30 September 2009

May the Devil Always Find You Occupied

Today’s post on this Feast of Saint Jerome focuses on a portion of an epistle which Jerome wrote to Saint Rusticus of Narbonne. The letter’s theme is very monastic, although in some parts, monasticism in a primitive sense mentioning occupations like weaving baskets. But Saint Jerome takes this to a very spiritual direction as well, recommending that the Psalter be memorized word for word. While that seems like quite an undertaking in this day and age, considering that the Psalter in the Liturgy of the Hours is now spread out over a four week period, it was nevertheless quite common among those spiritual giants we now call the early desert Fathers. The epistle’s overall message waves the same banner that monasticism waves today – ora et labora. Here are Saint Jerome’s thoughts.

Others may think what they like and follow each his own inclination. But to me a city is a prison and a desert paradise. Why do we long for the bustle of cities, we who bear the name of Solitary? To fit him for the leadership of the Jewish people, Moses was trained for forty years in the wilderness; and it was not until after these that the shepherd of sheep became a shepherd of men. The apostles were fishers on Lake Gennesaret before they became fishers of men. But at the Lord's call they had forsaken all that they had: father, net, and ship, and bore their cross daily without so much as a rod in their hands.

I say these things that, in case you desire to enter the ranks of the clergy, you may learn what you must afterwards teach, that you may offer a reasonable sacrifice to Christ, that you may not think yourself a finished soldier while still a raw recruit, or suppose yourself a master while you are as yet only a learner. It does not become one of my humble abilities to pass judgment upon the clergy or to speak to the discredit of those who are ministers in the churches. They have their own rank and station and must keep it.

The first point to be considered is whether you ought to live by yourself or in a monastery with others. For my part, I would like you to live in a community so as not to be thrown altogether on your resources. For if you set out upon a road that is new to you without a guide, you are sure to turn aside immediately either to the right or to the left, to lay yourself open to the assaults of error, to go too far or else not far enough, to weary yourself with running too fast or to loiter by the way and fall asleep. In loneliness pride quickly creeps upon a man; if he has fasted for a little while and has seen no one, he fancies himself a person of some note; forgetting who he is, from where he comes, and where he goes, he lets his thoughts riot within and outwardly indulges in rash speech. Contrary to the apostle's wish he judges another man's servants, puts forth his hand to grasp whatever his appetite desires, sleeps as long he pleases, fears no one, does what he likes, fancies everyone inferior to himself, spends more of his time in cities than in his cell, and, while with the brothers he affects to be retiring, rubs shoulders with the crowd in the streets. Do I condemn a solitary life? By no means; in fact I have often commended it. But I wish to see the monastic schools turn out soldiers who have no fear of the rough training of the desert, who have exhibited the spectacle of a holy life for a considerable time, who have made themselves last that they might be first, who have not been overcome by hunger or satiety, whose joy is in poverty, who teach virtue by their appearance.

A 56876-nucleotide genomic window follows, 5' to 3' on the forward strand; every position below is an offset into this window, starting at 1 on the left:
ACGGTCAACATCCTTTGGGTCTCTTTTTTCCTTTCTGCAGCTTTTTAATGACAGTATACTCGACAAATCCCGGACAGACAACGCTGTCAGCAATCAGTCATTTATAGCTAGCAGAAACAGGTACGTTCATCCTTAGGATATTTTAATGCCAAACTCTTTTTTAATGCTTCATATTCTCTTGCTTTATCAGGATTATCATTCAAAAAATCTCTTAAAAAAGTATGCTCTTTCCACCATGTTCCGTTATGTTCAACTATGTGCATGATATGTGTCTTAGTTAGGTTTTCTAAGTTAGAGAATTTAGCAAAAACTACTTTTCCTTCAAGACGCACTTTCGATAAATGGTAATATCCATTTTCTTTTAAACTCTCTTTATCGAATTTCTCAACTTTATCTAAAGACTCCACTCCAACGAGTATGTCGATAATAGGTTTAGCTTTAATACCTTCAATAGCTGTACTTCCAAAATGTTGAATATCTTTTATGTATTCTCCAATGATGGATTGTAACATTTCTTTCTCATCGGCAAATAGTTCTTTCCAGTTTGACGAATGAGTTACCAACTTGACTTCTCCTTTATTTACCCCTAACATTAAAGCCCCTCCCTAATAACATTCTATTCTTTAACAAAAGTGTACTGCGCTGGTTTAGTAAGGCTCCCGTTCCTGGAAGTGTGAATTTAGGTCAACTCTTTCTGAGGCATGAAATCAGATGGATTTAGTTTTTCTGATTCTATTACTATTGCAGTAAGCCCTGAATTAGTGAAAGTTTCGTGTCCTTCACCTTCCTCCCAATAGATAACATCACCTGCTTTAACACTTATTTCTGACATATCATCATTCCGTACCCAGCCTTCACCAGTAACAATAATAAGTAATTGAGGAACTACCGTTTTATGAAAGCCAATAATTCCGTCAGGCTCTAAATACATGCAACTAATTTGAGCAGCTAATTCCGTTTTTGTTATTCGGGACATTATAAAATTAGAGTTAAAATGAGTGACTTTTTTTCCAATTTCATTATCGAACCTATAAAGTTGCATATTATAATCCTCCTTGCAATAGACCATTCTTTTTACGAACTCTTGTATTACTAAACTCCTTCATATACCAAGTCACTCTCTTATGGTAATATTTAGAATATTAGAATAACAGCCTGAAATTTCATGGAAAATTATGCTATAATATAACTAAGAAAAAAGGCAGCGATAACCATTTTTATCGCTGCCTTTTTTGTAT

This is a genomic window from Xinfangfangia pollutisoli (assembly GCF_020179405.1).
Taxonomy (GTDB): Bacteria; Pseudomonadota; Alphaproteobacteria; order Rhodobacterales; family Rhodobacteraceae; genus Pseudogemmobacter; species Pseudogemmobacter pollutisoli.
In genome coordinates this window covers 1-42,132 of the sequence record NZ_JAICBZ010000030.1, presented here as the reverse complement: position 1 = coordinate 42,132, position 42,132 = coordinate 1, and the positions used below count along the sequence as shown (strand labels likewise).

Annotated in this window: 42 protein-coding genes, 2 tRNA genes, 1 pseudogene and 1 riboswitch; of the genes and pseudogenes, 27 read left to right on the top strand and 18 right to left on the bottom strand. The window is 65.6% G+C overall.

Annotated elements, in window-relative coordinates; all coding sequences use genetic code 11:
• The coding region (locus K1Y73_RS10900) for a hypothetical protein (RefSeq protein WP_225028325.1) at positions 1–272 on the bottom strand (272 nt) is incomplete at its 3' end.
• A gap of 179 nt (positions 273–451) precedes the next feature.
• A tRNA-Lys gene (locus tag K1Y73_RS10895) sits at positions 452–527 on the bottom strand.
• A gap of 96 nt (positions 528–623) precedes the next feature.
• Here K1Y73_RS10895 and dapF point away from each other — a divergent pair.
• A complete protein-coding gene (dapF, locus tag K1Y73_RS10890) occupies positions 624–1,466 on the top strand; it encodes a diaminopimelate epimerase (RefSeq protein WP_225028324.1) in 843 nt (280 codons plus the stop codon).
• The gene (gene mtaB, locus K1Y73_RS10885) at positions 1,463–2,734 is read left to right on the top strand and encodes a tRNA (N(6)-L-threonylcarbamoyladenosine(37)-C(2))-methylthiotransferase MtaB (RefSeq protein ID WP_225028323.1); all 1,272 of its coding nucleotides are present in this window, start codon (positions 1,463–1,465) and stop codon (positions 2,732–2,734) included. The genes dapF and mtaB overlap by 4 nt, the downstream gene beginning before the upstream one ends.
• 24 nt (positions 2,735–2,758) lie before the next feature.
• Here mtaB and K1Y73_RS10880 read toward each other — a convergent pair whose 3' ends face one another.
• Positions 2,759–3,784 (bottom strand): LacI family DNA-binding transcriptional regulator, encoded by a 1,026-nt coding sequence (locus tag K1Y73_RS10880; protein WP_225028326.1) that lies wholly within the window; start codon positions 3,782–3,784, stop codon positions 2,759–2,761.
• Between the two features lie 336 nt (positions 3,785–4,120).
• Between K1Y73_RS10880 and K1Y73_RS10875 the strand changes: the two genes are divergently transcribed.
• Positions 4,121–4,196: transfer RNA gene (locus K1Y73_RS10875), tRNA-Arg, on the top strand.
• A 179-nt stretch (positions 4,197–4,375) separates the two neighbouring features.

If you embrace a life consecrated to God, I prefer that you do not live with your mother. You will avoid making her sad by your refusal of her choice foods, or throwing oil on the fire by accepting them. Always keep in your hands and beneath your eyes the Bible, learning the Psalter word for word, praying unceasingly, keeping your mind in an alert state, and not open to vain thoughts. Keep both body and spirit oriented towards the Lord. Control anger with patience; love the knowledge of Scripture and you will no longer love the sins of the flesh. If your mind does not abandon various passions, they will install themselves in your heart and get a hold of you and lead you to more grave faults. Attend to manual labor so that the devil always finds you occupied. If the apostles who had the right to live the Gospel labored with their own hands that they might be accountable to no man, and bestowed relief upon others whose carnal things they had a claim to reap as having sown unto them spiritual things, why do you not provide a supply to meet your needs?

Make creels of reeds or weave baskets out of pliant osiers. Hoe your land; mark out your garden into even plots; and when you have sown your legumes or set your plants bring in the water for irrigation, that you may see with your own eyes the lovely vision of the poet:

“Art draws fresh water from the hilltop near
Till the stream plashing down among the rocks
Cools the parched meadows and allays their thirst.”

Graft unfruitful stocks with buds and shoots that you may shortly be rewarded for your toil by plucking sweet apples from them. Construct also hives for bees, for to these the proverbs of Solomon send you, and you may learn from these tiny insects how to order a monastery and to discipline a kingdom. Weave nets for catching fish, and transcribe books, that your hands may earn your food and your mind may be satisfied with reading. Always remember that when idle you are at the mercy of your passions. In Egypt the monasteries make it a rule to receive no one who is not willing to work; for they regard labor as necessary not only for the support of the body but also for the salvation of the soul. Do not let your mind stray into harmful thoughts.